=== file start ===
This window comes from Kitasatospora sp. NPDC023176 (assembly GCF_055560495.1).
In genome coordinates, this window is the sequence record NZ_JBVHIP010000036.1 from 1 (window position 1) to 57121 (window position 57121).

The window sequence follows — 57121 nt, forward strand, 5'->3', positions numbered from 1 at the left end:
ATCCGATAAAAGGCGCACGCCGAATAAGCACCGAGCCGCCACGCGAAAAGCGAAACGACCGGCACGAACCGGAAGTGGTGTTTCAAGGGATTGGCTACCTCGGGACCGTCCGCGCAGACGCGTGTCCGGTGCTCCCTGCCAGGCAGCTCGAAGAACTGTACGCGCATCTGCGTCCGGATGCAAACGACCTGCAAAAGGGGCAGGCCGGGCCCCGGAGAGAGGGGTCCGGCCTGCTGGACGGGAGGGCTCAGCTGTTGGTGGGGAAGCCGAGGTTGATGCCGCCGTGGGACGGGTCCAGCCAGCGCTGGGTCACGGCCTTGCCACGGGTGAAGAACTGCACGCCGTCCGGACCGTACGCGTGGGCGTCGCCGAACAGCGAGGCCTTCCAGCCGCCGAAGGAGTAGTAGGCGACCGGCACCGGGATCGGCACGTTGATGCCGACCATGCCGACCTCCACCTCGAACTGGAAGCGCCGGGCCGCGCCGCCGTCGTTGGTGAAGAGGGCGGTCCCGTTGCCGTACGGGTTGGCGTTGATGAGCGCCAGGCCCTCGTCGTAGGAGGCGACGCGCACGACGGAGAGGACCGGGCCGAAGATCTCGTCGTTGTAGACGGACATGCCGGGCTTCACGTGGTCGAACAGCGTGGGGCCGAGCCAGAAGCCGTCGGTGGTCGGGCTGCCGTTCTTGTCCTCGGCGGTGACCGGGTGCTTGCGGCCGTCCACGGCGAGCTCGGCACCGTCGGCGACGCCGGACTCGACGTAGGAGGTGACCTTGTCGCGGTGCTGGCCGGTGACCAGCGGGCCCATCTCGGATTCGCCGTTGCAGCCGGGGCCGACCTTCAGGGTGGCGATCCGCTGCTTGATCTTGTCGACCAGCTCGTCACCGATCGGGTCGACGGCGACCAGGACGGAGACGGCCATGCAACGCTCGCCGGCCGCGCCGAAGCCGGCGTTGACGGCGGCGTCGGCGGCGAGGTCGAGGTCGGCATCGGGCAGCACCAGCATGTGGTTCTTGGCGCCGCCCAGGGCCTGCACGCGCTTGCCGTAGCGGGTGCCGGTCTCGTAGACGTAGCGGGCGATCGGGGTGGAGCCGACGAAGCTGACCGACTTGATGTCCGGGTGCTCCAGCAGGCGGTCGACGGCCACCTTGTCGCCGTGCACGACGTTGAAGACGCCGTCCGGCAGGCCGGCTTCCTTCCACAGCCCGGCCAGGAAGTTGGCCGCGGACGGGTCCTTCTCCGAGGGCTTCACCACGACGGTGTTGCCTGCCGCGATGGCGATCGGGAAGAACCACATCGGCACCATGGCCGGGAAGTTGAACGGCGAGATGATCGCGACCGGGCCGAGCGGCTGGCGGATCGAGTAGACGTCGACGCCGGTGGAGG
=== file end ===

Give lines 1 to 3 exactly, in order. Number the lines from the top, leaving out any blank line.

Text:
This window comes from Kitasatospora sp. NPDC023176 (assembly GCF_055560495.1).
In genome coordinates, this window is the sequence record NZ_JBVHIP010000036.1 from 1 (window position 1) to 57121 (window position 57121).

The window sequence follows — 57121 nt, forward strand, 5'->3', positions numbered from 1 at the left end: